Mr. Hardison: We have spent a lot of time with advocacy groups, who focus on colorectal cancer or screening medicine. We have made some good contacts in that community and those folks are very much concerned about getting people screened. We think that we can play a big role in that. We are going to take an even more active role going forward and we will start to do some pilot direct-to-consumer advertising through television and print, to see how that might affect knowledge of colorectal screening and the PreGen-Plus test. We will start that sometime this year and we are very excited about trying some new things now that we are seeing some uptake on the tests; we want to try to do some things that will spur that growth even more.
CEOCFOinterviews: What does Exact Science have that enables you to do this test, and will allow you to use for other things going forward?
Mr. Hardison: We certainly have a broad patent estate that includes sample preparation. That is important as for years, scientists had speculated that if you could isolate human DNA from a stool sample and look for specific mutations, you could detect colorectal cancer. So, while the idea had been around for a while, we were the first to figure out a way to isolate the human DNA every time from the sample, which was a huge technical achievement. That same sample-prep technology might be applicable to other bodily fluids, which would allow you to look for mutations that are associated with other cancers. We have markers that we think have broader application than colorectal cancer; they may also detect other cancers, but it is still early to determine if that really is the case right now."
CEOCFOinterviews: Will you tell us about the financial condition of the company?
Mr. Hardison: At the end of the first quarter we had 65 million dollars in the bank. We have a very strong balance sheet and no debt. We will burn around 24 million dollars in cash this year. We have a very manageable cash burn rate. Almost all of our money is focused on two areas; one is the strategic marketing area and the other money goes to applied research as we try to develop better and better colorectal cancer tests. We are a very focused company and we try to stay away from things that are not our core competency. We have aligned ourselves with a strong partner in Laboratory Corporation of America. They have a different set of competencies than us and that allows us to concentrate on what we do best and vice versa. It has been a nice partnership and it has allowed us to maintain a relatively low burn rate.
CEOCFOinterviews: In which way would you like the colorectal tests to be better?
Mr. Hardison: To continue to improve the sensitivity of the test to pick up invasive cancers and advanced adenomas. By identifying the important adenomas and then having them removed before they transition to cancer would be huge. The primary way that you discover advanced adenomas today is through an invasive procedure. We believe through the use of additional or different markers or improved chemistries, we will be able to offer non-invasive tests that could not only save lives, but actually prevent the cancer. We are pursuing a number of different avenues to make that happen over time.
CEOCFOinterviews: Do you have any plans to go outside of the United States, or is it too early for that?
Mr. Hardison: We are certainly getting inquiries from outside the United States; we got one today from Spain and one from the Netherlands a couple of days ago. We were at the Digestive Disease Week conference in New Orleans last month and we were approached by people from other countries that would like to offer the test. We try to stay focused in the U.S. because the market is very large here and the reimbursement environment in the United States is better right now than it is in some of these other countries. The problem of colorectal cancer is pretty much the same all over the world. It is a huge public health issue worldwide, so eventually we will find ways to other countries but for now, we want to stay focused on the United States.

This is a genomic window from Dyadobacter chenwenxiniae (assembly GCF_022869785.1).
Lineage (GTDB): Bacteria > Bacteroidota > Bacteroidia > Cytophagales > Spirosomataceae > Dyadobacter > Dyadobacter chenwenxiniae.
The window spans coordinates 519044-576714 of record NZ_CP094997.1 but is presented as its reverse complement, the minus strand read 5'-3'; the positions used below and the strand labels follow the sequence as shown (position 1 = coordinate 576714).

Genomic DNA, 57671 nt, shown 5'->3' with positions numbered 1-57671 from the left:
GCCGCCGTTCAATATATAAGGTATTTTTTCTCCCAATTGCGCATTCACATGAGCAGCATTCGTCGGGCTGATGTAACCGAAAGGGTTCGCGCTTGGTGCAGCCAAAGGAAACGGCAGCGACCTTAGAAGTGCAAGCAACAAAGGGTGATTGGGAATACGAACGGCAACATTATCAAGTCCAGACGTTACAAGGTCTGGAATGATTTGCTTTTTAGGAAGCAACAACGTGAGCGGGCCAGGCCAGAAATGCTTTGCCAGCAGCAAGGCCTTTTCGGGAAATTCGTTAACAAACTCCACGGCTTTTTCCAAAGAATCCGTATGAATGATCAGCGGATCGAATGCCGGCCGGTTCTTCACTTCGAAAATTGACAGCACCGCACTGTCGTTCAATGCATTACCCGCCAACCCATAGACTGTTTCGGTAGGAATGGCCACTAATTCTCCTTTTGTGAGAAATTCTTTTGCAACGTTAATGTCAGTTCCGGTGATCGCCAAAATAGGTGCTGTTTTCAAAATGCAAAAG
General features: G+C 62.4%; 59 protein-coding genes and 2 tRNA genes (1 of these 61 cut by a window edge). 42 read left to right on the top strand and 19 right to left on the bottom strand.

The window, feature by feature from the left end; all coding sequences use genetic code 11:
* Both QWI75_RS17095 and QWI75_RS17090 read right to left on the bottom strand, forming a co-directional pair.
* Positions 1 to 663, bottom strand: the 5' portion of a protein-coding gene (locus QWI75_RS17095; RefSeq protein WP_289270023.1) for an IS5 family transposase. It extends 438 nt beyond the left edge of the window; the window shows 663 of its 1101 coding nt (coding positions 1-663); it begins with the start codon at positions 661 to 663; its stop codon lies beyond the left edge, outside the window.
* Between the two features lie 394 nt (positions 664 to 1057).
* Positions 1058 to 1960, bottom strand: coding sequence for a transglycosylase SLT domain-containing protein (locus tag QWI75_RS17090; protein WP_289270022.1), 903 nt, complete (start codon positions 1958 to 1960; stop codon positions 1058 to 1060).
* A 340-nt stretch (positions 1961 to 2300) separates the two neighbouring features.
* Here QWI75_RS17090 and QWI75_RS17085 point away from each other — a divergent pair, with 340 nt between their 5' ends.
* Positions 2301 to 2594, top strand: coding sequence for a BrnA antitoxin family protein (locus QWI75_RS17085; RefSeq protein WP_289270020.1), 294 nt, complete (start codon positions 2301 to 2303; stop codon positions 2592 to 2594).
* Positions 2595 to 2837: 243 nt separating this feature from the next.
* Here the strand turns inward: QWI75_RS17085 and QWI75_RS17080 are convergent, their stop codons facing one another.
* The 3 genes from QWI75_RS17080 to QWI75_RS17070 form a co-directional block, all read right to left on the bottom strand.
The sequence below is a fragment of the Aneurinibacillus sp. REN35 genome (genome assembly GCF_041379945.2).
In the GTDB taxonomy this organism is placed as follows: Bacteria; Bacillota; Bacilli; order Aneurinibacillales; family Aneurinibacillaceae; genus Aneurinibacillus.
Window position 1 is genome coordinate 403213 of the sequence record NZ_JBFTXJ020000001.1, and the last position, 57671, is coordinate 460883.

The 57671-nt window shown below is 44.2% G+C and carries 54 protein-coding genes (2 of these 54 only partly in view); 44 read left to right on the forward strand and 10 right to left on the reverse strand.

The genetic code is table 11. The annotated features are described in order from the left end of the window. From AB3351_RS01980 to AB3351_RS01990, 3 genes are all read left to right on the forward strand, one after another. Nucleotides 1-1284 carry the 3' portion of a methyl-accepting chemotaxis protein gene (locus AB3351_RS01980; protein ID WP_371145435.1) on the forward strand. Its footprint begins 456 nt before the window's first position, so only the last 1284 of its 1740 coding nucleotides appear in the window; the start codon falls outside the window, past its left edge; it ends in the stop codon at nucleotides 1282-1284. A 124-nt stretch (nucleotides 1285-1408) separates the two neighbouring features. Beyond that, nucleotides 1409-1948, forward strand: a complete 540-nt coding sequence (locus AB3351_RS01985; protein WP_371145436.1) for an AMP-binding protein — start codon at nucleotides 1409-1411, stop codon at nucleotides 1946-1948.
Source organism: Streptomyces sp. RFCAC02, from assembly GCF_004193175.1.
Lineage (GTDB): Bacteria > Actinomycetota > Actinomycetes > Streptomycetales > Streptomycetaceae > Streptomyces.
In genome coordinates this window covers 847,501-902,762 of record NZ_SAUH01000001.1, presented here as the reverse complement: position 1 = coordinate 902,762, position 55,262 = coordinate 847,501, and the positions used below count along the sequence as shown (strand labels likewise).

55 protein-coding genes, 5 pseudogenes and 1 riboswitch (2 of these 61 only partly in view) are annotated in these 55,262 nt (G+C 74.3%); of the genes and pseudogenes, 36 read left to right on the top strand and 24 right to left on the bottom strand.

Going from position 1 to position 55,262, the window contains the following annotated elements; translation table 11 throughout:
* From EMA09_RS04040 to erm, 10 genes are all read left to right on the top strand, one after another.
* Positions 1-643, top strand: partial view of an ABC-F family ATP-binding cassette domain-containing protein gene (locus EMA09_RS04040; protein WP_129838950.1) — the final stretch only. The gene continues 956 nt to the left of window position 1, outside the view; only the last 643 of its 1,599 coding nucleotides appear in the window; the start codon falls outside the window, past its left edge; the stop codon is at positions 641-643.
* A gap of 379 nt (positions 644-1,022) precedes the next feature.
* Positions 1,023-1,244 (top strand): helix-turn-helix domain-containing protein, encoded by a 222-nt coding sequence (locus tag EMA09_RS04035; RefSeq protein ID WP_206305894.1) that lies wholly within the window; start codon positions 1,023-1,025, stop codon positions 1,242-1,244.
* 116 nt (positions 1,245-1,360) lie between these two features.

CEOCFOinterviews: Why should investors be interested?
Mr. Hardison: We are going after a large market and I dont know of very many markets where you have 80 million people who should be tested on a regular basis. Most of them are not being tested at all or are being tested inadequately; therefore, many people are dying needlessly. We are dealing with a cancer that, from a molecular standpoint, is the best understood of all cancers. We have a non-invasive test that is sensitive to many of the mutations associated with colorectal cancer; it is specific so it doesnt have very many false positives. It is a cost-effective test; we know from data so far that over half the people that have used our test have never been screened before. We have seen growth already but we think we will be able to grow this product to over a million tests a year in the next three to four years after inclusion into screening guidelines or being part of the Medicare program. A million tests may not seem like a lot out of 80 million people, but there arent many markets where you can have that small share, yet have such significant revenue potential. We are talking about a product that has huge possibilities.
CEOCFOinterviews: What should people know about Exact Sciences that they may not realize when they look at the company?
Mr. Hardison: We like to term ourselves as an applied genomics company. What we do is applied research; we are not doing discovery of new genes - we have plenty of people who come to us with those discoveries. We take their discoveries and put them into assays that we develop that can be brought to market. The other side of it is that I think we have a competency in strategic marketing. We approach marketing like a product company would; much like a pharmaceutical company would, which is very unique in the diagnostic world. Diagnostic companies are wonderful companies but they have not historically been known to be great marketing companies because the marketing is not what they have focused on. The fact that we focus on marketing like a biotech company does, combined with the applied research competence that we have, makes us relatively unique in this space. The other thing people should know is we are going after early detection of colorectal cancer; most people who are in biotech related companies are trying to find drugs that will cure later stage cancers. We are trying to keep people from ever having to get to those drugs. By screening patients and catching the cancer early, we greatly increase the chances of survival. Its also important to note that you wont have to go through the agony of surgery and chemotherapy if the cancer is caught early enough. Most of the companies working on cancer are working on therapeutics; we are on the other end of it. There are not many companies working in this area and that is one of the things that makes us unique.
CEOCFOinterviews: In closing, as CEO, what are your functions throughout the day?
Mr. Hardison: I spend a lot of time on people. I have found that over the years it all comes back to what kind of people you have. Simply stated, if you get the right people you can pick almost any strategy. With that in mind, I spend much of my time on people related issues. We also do quite a bit of work with investors. I never get tired of telling our story. And I spend a lot of time reviewing our strategy, making sure that we stay on course and execute properly.